Pilot fatigue is among several issues being eyed by accident investigators as possible factors in the fatal predawn crash of a UPS cargo jet in Alabama last August.
The National Transportation Safety Board held a hearing Thursday on the accident, which killed both pilots. Documents released just prior to the start of the hearing reveal UPS pilots told investigators that Captain Cerea Beal Jr., who was flying the plane at the time of the crash, had recently expressed concern about the schedules at the cargo carrier.
View: Photos of the Day: UPS Jet Slams into Hillside
“About 7 weeks before the accident, he told a colleague that the schedules were becoming more demanding because they were flying up to three legs per night,” according to summary of interviews compiled by investigators. The captain “told him, ‘I can’t do this until I retire because it’s killing me.’ He had a similar conversation with another colleague the night before the accident.”
However, Beal’s wife told investigators he hadn’t expressed reservations about UPS scheduling to her, the summary said.
The safety board has long expressed concern about operator fatigue, saying the problem shows up repeatedly in accidents across all modes of transportation — planes, trains, cars, trucks and ships. Fatigue can erode judgment, slow response times and lead to errors much as alcohol can.
Two years ago, the Federal Aviation Administration issued new rules aimed at ensuring airline pilots have sufficient rest. FAA officials proposed including cargo airlines in draft regulations, but exempted them when final regulations were released, citing cost. Cargo carriers, who do much of their flying at night, strongly opposed the regulations. FAA officials estimated the regulations would cost $550 million over 12 years if applied to cargo airlines; the Independent Pilots Association, which represents UPS pilots, estimated the cost at $320 million.
The work shift of the UPS pilots killed in the crash began about 9 p.m. the previous day in Rockford, Ill., and took them to Peoria and then to Louisville, Ky. They were finishing their last scheduled leg when the plane slammed into a hillside just before 5 a.m. during a landing attempt in Birmingham.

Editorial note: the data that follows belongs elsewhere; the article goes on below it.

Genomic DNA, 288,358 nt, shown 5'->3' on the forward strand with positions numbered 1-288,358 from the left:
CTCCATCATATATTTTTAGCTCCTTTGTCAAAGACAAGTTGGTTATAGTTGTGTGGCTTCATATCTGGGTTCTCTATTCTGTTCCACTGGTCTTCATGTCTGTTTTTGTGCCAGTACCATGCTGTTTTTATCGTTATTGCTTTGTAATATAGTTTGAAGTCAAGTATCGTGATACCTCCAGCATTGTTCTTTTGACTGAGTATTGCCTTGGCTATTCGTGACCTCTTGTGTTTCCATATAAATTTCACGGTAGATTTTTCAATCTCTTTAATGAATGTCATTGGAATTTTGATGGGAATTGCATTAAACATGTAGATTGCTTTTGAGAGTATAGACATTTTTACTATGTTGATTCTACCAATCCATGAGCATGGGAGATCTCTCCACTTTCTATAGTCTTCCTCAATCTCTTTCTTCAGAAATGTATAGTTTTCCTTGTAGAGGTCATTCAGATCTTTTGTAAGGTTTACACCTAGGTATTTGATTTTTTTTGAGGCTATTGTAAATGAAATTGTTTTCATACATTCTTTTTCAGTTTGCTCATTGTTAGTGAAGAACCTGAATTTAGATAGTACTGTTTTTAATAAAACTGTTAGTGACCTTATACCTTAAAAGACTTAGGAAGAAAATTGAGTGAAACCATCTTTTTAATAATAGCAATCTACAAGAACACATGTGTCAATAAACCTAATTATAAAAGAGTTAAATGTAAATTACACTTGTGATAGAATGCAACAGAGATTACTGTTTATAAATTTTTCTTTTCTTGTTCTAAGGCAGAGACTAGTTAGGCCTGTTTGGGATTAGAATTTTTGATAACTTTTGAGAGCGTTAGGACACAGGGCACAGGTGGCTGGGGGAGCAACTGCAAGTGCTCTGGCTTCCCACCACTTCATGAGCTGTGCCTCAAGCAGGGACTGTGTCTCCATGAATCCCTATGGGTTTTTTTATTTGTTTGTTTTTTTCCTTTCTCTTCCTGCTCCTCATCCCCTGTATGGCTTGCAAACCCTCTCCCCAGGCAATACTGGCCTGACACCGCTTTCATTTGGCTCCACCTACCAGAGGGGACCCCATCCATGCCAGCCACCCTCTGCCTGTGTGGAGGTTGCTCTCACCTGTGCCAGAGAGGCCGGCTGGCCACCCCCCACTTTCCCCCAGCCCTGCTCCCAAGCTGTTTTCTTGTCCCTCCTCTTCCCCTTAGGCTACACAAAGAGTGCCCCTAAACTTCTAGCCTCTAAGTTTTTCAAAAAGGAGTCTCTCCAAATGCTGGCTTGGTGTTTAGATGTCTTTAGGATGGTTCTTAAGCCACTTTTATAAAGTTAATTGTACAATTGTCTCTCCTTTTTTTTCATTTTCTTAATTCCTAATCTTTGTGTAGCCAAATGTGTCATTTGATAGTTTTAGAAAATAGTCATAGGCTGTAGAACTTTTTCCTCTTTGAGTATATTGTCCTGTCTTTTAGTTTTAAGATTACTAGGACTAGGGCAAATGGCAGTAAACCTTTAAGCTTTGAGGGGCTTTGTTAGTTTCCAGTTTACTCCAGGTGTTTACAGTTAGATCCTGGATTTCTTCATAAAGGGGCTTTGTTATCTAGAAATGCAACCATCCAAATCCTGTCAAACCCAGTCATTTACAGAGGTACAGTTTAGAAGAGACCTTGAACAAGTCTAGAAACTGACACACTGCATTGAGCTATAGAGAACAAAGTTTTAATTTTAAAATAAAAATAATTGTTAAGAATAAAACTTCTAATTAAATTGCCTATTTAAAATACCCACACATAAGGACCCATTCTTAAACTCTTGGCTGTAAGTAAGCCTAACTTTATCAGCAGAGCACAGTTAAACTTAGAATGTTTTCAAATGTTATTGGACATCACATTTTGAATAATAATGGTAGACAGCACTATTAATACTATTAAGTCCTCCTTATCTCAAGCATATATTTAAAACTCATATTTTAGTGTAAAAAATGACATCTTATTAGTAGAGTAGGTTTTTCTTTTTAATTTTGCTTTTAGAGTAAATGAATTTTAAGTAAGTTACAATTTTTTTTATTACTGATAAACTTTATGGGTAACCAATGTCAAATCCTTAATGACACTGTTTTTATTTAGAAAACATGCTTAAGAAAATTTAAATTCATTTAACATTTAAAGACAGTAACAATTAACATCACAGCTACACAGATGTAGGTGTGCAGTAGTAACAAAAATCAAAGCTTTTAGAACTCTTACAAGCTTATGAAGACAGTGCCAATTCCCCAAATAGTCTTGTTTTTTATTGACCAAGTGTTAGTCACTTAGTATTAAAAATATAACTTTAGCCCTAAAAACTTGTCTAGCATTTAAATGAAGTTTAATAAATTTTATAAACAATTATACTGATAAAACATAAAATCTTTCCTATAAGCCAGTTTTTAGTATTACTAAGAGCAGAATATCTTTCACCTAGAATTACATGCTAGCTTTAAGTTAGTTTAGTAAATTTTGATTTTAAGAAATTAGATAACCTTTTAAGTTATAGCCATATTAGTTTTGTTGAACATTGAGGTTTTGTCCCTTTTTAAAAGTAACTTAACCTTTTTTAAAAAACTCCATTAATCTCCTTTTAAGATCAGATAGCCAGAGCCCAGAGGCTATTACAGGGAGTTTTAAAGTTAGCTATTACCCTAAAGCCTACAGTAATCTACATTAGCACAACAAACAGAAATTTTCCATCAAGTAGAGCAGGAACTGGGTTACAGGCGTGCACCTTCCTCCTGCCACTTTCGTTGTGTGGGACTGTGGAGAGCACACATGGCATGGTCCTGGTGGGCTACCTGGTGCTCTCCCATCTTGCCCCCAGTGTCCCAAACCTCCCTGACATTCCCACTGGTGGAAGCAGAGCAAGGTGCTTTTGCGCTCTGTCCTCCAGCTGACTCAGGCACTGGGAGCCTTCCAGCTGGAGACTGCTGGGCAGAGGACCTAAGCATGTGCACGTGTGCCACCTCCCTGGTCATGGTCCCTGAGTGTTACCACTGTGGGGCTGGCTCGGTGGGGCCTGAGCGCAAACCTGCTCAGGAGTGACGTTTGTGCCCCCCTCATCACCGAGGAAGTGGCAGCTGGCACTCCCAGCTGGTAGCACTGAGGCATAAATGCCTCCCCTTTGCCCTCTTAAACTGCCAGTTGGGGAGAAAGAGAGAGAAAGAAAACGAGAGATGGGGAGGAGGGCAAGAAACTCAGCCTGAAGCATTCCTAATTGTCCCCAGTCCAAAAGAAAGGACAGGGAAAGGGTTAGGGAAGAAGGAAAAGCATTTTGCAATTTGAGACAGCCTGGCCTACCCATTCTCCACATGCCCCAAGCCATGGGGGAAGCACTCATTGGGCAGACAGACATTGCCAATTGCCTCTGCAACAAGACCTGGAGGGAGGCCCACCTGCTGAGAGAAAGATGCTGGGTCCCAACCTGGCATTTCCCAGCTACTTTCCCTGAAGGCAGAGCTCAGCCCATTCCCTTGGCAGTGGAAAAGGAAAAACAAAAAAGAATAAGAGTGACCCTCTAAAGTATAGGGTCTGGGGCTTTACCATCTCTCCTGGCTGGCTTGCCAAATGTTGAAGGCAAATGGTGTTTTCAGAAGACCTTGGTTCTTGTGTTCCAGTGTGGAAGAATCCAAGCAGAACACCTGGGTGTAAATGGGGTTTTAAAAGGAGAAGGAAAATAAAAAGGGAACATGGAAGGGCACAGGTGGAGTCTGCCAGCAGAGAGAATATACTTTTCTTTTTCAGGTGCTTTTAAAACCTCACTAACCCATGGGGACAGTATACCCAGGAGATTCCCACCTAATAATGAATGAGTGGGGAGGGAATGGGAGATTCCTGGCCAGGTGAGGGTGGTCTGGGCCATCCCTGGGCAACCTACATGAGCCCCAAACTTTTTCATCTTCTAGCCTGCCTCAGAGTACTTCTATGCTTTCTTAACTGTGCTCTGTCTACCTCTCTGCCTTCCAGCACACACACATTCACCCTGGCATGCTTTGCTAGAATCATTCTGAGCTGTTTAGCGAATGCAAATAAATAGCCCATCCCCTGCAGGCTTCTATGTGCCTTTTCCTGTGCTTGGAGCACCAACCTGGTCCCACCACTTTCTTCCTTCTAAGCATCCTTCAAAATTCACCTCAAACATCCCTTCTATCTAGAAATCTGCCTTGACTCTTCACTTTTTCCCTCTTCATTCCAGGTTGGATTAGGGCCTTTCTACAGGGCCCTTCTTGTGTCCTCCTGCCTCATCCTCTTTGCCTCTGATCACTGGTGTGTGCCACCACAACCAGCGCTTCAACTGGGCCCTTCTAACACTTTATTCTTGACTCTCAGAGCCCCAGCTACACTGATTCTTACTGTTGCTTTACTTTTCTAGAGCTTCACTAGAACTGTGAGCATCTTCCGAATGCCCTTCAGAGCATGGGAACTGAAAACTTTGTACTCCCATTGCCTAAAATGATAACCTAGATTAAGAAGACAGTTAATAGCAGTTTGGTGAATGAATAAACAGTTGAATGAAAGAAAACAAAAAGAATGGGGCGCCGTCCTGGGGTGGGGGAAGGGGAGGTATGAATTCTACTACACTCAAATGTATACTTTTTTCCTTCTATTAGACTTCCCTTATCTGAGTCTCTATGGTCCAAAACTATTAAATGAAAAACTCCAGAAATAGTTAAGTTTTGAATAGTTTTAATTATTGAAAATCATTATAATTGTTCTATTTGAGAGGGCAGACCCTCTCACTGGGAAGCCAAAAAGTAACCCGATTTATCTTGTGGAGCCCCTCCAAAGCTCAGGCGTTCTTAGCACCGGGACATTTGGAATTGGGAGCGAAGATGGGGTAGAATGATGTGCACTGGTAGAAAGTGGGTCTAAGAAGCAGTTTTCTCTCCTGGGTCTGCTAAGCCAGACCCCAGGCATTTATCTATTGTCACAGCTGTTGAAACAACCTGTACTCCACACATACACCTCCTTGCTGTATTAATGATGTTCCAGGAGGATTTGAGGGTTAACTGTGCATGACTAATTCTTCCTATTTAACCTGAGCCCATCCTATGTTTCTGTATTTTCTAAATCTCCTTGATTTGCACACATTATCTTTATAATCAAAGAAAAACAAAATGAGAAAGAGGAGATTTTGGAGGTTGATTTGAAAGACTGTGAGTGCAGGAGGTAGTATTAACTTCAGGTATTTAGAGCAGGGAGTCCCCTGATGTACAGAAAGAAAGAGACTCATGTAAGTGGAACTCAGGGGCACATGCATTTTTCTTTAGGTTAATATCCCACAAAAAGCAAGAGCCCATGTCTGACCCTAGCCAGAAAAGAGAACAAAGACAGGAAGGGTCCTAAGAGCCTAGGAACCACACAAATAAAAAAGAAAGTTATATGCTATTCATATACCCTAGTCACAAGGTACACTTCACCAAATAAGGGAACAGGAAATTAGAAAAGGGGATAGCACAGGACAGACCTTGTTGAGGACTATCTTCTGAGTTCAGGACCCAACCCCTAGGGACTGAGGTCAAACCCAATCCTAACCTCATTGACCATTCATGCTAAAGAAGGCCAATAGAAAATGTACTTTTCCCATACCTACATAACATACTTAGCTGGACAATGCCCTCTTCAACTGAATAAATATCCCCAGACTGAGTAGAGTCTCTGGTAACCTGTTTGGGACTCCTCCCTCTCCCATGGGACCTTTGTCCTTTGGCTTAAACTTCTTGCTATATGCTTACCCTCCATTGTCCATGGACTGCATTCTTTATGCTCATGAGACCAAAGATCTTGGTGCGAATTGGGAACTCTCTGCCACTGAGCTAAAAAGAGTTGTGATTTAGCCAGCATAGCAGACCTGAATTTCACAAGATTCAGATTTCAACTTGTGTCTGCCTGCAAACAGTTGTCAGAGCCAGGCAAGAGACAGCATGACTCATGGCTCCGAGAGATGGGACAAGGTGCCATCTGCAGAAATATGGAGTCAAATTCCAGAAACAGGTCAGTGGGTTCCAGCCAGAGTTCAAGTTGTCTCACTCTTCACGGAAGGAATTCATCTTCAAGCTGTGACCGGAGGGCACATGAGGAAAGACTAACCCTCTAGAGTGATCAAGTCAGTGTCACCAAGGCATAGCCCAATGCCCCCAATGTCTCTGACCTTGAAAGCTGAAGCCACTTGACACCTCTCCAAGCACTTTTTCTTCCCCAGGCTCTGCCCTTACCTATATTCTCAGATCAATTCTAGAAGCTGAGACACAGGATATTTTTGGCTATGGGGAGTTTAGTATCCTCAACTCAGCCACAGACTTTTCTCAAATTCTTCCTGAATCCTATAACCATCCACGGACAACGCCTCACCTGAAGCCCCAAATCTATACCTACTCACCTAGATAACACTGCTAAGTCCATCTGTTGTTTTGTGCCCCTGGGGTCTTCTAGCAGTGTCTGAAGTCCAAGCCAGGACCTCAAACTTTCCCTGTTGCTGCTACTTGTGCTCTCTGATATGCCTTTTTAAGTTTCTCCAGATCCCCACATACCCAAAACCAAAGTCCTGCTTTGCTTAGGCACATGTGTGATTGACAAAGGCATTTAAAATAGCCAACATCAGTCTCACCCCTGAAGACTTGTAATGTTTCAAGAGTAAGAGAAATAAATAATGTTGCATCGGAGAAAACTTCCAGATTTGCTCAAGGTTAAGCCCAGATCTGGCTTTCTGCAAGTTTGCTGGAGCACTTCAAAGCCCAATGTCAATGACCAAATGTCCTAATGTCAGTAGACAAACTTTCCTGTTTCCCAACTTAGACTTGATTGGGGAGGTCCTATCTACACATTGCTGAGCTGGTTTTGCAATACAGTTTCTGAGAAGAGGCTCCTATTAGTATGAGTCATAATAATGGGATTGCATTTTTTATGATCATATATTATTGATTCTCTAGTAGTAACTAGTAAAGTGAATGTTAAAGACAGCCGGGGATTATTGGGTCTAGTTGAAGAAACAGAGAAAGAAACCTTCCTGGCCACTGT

Night shift workers frequently suffer fatigue, especially between the hours of 2 a.m. and 6 a.m. when the human body’s circadian rhythms — physical and behavioral changes that respond to light and darkness — are telling the brain to sleep, according to sleep experts.
Studies show that 30 percent to 50 percent of night-shift workers report falling asleep at least once a week while on the job, according to Dr. Charles Czeisler, chief of sleep medicine at Brigham and Women’s Hospital in Boston.
Fatigue can also be exacerbated by work schedules that alternate between day shifts and night shifts. Crossing several time zones, which is also common for cargo pilots, is another contributor to fatigue. Restful sleep can be difficult if it’s daylight outside, but night in the time zone to which a person’s body is normally adjusted.
Other issues investigators are looking at include training, dispatch procedures and how well the pilots adhered to flight procedures, monitored instruments and followed company policies. Atlanta-based UPS is the world’s largest package-delivery service.
The main 12,000-foot runway at Birmingham-Shuttlesworth International Airport was closed for maintenance on its lights at the time of the crash. The pilots were attempting to land on a shorter 7,000-foot runway that didn’t have as complete an instrument landing system as the longer runway. Seven seconds before impact, the pilots received a cockpit alert that the plane was descending too rapidly. The plane struck trees and then a utility pole before smashing into a hillside short of the runway and bursting into flames.
An audio recording from the Birmingham control tower shows workers were trying to reopen the main runway at the time of the crash. It was reopened moments later, and shortly afterward a FedEx cargo plane landed safely.
The hearing is an opportunity for the NTSB and other parties to the investigation to ask questions of expert witnesses. The board wasn’t expected to reach a conclusion on the probable cause of the accident for several more months.
Filed Under: Aerospace + defense